1. I think you are mistaken, that is a zebra

  2. It's actually called the sea slug in pajamas! And, as we know, zebras wear pajamas too, right?


  4. When they panned out to like 20 of these doing it in the grasslands I just lost it. Hilarious!

  5. Were they doing this to attract two or three females? Imagine being a male widowbird and how exhausting it must be.

  6. They look so goofy jumping up snd down wnd I definitely wasn't expecting thst zoom out shot

  7. I really like the shot of all them (a dozen or so) jumping up and down in a field, plus the background scenery showing some species of bovine feeding in the tall grass.

  8. They tend to stay in an area for a while as they face the current while waiting for food to pass by. They'll chase after a minnow or crustacean, but they mostly pick off aquatic insect larvae as they drift by.

  9. I would say trout tend to go after hellgrammites, dragonfly larvae, and other such larger aquatic larvae. They also love insects that fall in the water. Mosquitoes seldom reproduce in fast moving waters, preferring swamps and standing water.

  10. They may not be in the depths, but I will always upvote cute newts.

  11. These newts actually spend their entire lives underwater - while they can breathe in air, they will only do so if dissolved oxygen levels drop.

  12. The Luristan newt (Neurergus kaiseri), also called Kaiser's mountain newt, Kaiser's spotted newt or emperor spotted newt, mainly breathes via cutaneous respiration and therefore favors well-oxygenated, fast-moving streams, however, they can also inspire air as needed. These newts can grow to about 13 cm in length. They are currently listed as vulnerable by the IUCN.

  13. By ‘new’ does it mean it hadnt yet been discovered and existed for a long while? Or ‘recently’ (a relative term’ its come to exist?

  14. The species has existed for millions of years but it is new to science, only recently discovered by researchers.

  15. Video notes: This moment comes from 2016 offshore of Los Angeles in the in NOAA Channel Islands National Marine Sanctuary. Our Corps of Exploration originally guessed this purple orb could be a pleurobranch sea slug but upon further review by our research partners at Harvard University Museum of Comparative Zoology, it is now thought the orb belongs to another distantly related group of snails - the velutinids. The video was remastered and uploaded on 3/23/2023.

  16. His oldest brother lives in Indiana, so he actually comes over pretty frequently.

  17. The DL's nephew was killed in a car accident in Indiana, if I remember correctly. There are also temples and a Buddhist center in Indiana, and the DL has visited the state quite frequently over the years.

  18. Very lovely! Those white spots look like stars peaking through a nebula haze in some distant galaxy - this slug is far out!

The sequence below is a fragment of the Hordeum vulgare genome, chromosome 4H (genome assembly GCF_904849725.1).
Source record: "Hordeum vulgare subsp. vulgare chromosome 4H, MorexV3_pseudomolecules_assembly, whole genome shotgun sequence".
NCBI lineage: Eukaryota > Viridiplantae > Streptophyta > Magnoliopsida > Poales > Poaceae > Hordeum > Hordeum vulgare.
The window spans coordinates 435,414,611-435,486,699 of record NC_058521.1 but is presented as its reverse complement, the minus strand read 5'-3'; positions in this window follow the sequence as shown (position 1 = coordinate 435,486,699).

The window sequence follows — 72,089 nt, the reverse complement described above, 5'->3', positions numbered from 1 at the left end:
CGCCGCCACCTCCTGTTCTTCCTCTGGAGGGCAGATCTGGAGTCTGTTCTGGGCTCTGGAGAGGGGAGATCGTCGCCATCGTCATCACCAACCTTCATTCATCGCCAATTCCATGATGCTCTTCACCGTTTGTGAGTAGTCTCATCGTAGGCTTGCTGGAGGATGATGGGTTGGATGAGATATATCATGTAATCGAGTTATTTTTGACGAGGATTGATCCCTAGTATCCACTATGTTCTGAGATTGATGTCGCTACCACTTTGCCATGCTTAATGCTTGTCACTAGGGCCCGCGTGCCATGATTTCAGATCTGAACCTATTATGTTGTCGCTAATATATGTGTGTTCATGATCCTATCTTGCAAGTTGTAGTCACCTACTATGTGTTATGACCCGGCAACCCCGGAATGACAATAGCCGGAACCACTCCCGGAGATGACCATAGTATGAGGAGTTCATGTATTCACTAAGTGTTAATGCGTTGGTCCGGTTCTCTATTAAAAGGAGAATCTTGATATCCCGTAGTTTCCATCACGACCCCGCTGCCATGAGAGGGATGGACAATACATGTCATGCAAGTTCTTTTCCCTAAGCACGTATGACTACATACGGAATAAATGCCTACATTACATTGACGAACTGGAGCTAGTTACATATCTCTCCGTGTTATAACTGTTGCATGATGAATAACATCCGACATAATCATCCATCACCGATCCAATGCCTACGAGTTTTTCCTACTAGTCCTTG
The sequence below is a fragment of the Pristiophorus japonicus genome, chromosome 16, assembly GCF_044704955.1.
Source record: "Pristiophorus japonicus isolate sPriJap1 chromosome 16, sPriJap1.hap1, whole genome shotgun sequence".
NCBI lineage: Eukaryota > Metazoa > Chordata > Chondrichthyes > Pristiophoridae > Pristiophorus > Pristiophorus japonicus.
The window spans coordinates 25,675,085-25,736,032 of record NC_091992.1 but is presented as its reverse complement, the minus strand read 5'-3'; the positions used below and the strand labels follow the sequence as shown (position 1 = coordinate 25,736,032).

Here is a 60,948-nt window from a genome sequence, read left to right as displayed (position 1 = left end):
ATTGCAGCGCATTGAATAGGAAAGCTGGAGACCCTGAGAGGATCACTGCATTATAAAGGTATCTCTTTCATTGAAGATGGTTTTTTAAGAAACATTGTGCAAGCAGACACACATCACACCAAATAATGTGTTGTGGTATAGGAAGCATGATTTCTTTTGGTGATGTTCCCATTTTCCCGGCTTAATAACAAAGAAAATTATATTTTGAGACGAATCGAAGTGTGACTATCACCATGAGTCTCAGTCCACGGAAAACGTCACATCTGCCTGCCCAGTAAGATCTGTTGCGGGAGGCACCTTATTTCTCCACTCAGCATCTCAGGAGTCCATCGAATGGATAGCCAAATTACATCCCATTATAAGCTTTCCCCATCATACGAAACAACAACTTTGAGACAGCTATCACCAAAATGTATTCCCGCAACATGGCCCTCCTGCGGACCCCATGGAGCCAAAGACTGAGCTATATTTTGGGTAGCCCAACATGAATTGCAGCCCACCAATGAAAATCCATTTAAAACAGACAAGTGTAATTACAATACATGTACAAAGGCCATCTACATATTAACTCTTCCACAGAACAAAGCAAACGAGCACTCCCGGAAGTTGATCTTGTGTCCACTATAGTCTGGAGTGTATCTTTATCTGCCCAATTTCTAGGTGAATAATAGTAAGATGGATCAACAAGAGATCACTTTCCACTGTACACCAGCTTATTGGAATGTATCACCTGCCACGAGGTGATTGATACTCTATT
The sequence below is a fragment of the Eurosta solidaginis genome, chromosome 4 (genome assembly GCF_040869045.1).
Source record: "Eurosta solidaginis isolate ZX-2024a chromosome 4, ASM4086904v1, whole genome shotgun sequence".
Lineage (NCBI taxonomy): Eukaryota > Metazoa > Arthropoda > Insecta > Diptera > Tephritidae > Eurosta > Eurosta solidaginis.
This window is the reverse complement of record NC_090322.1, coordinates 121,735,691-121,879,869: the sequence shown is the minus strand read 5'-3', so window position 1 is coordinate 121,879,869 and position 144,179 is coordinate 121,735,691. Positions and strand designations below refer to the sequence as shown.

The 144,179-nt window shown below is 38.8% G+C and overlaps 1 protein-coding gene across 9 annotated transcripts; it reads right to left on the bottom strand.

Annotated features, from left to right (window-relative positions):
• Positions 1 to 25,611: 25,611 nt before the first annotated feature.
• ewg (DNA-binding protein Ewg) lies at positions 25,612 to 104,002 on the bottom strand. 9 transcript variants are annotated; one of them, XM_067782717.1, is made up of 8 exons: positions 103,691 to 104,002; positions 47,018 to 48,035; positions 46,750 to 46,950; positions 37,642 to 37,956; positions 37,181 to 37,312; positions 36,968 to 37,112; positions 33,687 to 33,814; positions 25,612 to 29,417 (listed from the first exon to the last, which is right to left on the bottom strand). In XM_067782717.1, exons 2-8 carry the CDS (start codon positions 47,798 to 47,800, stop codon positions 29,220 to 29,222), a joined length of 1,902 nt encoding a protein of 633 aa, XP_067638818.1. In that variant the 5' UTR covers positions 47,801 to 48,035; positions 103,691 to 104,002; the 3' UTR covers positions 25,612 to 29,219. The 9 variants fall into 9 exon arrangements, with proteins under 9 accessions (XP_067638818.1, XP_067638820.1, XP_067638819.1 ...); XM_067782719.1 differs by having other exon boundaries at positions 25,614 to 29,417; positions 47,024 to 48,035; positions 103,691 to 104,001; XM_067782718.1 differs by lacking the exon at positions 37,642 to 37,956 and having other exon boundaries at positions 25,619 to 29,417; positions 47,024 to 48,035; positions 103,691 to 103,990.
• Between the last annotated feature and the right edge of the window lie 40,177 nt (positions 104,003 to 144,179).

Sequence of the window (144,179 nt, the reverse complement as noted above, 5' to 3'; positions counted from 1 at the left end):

19. This is what I’d think a sea creature would look like on an alien planet lol

  20. The alien planet that is always talked about is the Earth itself imo.

  21. Of all the layman's names we could've given this beautiful creature, the best they could come up with was "Crusty/Fuzzy/Slimy Nautilus"???

  22. No wonder this poor nautilus has been hiding from humans - "can't get no respect!"

  23. The midnight zone, a cool descriptor. Going to remember that term, as a place and time to not go !!

  24. But, that's the place where really interesting things lurk - it's good to see them from the safety of our couches, but imagine seeing them in person live - it's the pinnacle of nature appreciation.

  25. No doubt. So mysterious, that it’s fascinating beyond belief.

  26. These giant creatures are hardly ever seen, but researchers think they are quite common - the problem is, they live so darn deep and their coloration keeps them well hidden from predators and observers.

  27. A common repost on this sub, and the last one from 2 months ago was removed:

  28. テンス means "Blackspot razorfish"(Iniistius dea), and 幼魚 means "Juvenile fish".

  29. I can read Japanese and テンス is tensu or sometimes tenth in English - it's amazing you got blackspot razorfish out of that! Thanks! Isn't that fish so unique looking? I knew the juvenile fish (larva fish) meaning but the species totally evaded me.

  30. “What’s the diameter of that slurp” “it’s finally coming”

  31. Snail is about 7 cm, diameter, slurp is about 8 cm.

  32. Was the snail murdered or returned to sea? I don’t mean that as judgy.

  33. It was collected for research purposes, and chances are, it did not survive initial decompression. It was preserved as a specimen at Harvard.

  34. It has a thin shell which is covered over by its mantle, so it has the appearance of a sea slug but it is a type of snail. Arguably, it is a type of semi-slug, but the definitions of slug, semi-slug and snail are still debated by experts.

  35. Try googling "Nautilus Purple Blob" under videos, or search on youtube with those key words. Or you can see the link in this video:

  36. They are quite buoyant and, as mollusks, can use jet propulsion.

  37. That's the actual common name, yes, crusty nautilus.

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